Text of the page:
Is Pluto a planet, or not? … There exists a somewhat better question: Whatís the definition of ďplanetĒ? Itís harder to answer than you think. …[A]bove I said that asking what defines a planet is a better question, but itís still not the best. The real question is, can even we [sic] define what a planet is? I say no. The word ďplanetĒ isnít something we can define (other than ďI know one when I see itĒ, which is only asking for more trouble). Itís a concept. … We donít have a definition for one, because itís not a hard and discrete thing. Itís a concept, and itís pointless to argue over whether say, Greenland is a continent. Instead, itís a way of quickly categorizing an idea, but it allows some freedom of mind to analyze it. … When you think ďplanetĒ, you think ďbig round ball of stuff orbiting the SunĒ, and thatís good enough for me. You can argue over Pluto all you want, but the whole time you do Pluto is sitting out there, a great big (or dinky little, depending on your starting point) world just waiting for us to explore and understand it. Thatís good enough for me too. Those objects donít care what we call them. The important thing is that we go and take a look at them.
I agree with much of what Plait writes here, but some of it is potentially misleading or, at least, unclear. Plait is wrong to suggest that we can't define what "planet" means: of course we can. I think what he's trying to get at is that "planet" is vague, and any precise definition is bound to be arbitrary. At least, that's what I think he means in calling it a "concept", and when he writes that "itís not a hard and discrete thing". Of course, an actual physical planet such as Pluto is about as "hard and discrete" a thing as you can get; what's not "hard and discrete" is the line between planets and other celestial bodies, such as asteroids and stars.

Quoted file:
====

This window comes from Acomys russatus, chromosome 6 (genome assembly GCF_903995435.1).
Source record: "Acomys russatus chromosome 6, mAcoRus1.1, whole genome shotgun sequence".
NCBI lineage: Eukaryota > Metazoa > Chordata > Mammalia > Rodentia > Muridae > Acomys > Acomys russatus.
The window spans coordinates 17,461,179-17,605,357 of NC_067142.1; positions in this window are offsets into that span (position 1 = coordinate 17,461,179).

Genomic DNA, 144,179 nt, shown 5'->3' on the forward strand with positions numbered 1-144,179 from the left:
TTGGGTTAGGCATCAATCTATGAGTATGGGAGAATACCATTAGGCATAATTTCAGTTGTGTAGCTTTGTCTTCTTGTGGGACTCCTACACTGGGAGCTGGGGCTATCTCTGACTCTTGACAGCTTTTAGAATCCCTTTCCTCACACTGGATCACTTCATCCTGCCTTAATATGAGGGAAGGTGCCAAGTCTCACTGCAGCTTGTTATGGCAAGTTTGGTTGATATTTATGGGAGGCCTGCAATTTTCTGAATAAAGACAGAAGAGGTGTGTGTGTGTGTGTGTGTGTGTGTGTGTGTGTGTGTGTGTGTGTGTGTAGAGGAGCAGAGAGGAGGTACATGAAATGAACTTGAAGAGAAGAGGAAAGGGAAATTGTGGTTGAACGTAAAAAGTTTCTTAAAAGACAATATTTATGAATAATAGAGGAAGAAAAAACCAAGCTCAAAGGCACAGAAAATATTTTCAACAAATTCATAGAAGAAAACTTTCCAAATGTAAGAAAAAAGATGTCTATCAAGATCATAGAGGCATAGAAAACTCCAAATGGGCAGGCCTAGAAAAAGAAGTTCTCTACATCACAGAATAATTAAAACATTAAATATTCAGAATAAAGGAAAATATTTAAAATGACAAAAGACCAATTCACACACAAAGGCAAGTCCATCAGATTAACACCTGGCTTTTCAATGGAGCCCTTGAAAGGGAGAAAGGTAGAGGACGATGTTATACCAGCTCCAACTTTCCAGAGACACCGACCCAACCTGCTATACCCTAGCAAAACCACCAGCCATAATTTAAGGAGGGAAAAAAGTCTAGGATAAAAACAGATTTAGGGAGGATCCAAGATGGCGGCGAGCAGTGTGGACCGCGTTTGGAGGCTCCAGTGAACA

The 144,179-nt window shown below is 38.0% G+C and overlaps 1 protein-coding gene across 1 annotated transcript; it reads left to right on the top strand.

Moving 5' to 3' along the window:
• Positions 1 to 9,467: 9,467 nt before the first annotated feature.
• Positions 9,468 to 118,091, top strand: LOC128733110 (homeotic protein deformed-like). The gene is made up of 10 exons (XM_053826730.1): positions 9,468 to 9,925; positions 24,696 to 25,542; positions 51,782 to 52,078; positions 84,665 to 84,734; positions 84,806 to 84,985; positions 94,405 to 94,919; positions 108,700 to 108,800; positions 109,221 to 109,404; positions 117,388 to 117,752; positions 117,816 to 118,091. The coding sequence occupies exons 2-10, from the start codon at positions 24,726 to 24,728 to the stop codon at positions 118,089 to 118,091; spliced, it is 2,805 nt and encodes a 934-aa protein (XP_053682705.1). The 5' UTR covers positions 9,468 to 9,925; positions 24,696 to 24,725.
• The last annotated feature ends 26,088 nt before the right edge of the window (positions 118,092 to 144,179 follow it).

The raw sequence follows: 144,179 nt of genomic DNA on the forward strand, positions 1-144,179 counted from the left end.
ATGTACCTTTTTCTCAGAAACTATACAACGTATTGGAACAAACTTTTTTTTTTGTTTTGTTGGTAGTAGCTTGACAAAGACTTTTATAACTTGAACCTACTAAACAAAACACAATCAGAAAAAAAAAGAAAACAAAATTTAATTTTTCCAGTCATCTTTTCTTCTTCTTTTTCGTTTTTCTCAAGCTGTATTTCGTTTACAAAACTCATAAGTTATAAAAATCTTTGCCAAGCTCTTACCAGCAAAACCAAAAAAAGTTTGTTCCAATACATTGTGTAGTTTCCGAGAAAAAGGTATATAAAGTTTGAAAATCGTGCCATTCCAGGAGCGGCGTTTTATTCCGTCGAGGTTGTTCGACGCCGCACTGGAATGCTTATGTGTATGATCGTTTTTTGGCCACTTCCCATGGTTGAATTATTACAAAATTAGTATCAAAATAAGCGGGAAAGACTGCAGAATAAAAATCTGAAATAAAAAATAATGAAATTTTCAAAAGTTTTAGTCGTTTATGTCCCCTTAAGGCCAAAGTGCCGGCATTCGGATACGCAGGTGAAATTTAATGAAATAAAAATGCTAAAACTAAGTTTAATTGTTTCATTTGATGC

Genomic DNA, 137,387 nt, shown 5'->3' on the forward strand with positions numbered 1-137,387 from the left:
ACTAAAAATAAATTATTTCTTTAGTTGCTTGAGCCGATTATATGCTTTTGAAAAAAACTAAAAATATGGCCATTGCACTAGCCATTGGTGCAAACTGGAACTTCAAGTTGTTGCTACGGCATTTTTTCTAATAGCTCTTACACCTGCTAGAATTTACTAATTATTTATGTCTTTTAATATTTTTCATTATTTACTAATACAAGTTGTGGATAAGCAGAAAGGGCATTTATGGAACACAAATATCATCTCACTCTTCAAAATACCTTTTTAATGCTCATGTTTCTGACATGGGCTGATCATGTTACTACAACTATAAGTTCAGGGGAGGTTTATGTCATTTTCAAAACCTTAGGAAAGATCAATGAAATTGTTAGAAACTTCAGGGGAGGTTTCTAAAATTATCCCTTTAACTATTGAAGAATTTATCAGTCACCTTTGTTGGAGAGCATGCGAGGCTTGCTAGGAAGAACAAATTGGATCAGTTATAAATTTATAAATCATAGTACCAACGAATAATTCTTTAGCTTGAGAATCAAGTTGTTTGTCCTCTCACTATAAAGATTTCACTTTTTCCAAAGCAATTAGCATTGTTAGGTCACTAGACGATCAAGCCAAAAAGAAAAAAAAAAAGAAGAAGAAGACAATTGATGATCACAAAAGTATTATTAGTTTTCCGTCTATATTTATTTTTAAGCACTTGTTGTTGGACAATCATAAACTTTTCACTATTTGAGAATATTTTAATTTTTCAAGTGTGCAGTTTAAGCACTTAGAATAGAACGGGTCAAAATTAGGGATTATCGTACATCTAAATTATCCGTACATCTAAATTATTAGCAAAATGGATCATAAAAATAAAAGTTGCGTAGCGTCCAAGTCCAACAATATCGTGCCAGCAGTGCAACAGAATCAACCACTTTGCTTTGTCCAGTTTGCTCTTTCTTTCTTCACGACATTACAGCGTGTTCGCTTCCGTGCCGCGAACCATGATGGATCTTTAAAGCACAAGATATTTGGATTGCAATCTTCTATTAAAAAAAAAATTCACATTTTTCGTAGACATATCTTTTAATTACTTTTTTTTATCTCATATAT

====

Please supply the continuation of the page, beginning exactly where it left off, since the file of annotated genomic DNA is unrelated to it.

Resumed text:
The vague, common sense concept of "planet" is good enough for me, too, and I've wondered why astronomers think it worth bothering with precisely defining it. It's not obvious to me that anything is riding on whether Pluto is considered a planet or not, or whether there are more or less than nine planets in our solar system. However, I'm not an astronomer so maybe I'm missing something, but the fact that at least one astronomer thinks that it's not an important issue is reassuring.
Source: Phil Plait, "Is Pluto a Planet? Thatís a Rap.", Slate, 8/19/2013
Coffee linked to lower risk of death
Coffee linked to premature death, study says
What explains these conflicting headlines? For one thing, they don't concern the same study: the first headline is from a study done last year, and the second is from one done this year. For another thing, the second study concerns a higher rate of premature death only for a subset of coffee drinkers: those who drink four or more cups a day who are less than 55 years of age. However, the headlines still illustrate the difficulty laypeople face in trying to decide what to do based on health news. If one year we start drinking more coffee in order to lower our risk of death, the next year we may have to cut back to avoid premature death.
As I explained last year concerning the first study (see the Resource, below), increasing your coffee consumption in order to gain the supposed benefit of a decreased death risk was not justified based on the study's findings. Nor would be lowering the amount of coffee you drink now based on the more recent study, and for the same reason. Both studies are observational studies that merely show a statistical "link"―as per the headlines―between coffee-drinking and lower or higher rates of death, and neither proves that drinking coffee is what causes these differences.
- "Coffee linked to premature death, study says", Fox News, 8/16/2013
- Amina Khan, "Coffee linked to lower risk of death", Los Angeles Times, 5/16/2012
Resource: Java Jive, 5/21/2012
The Puzzle of the Ex-Presidents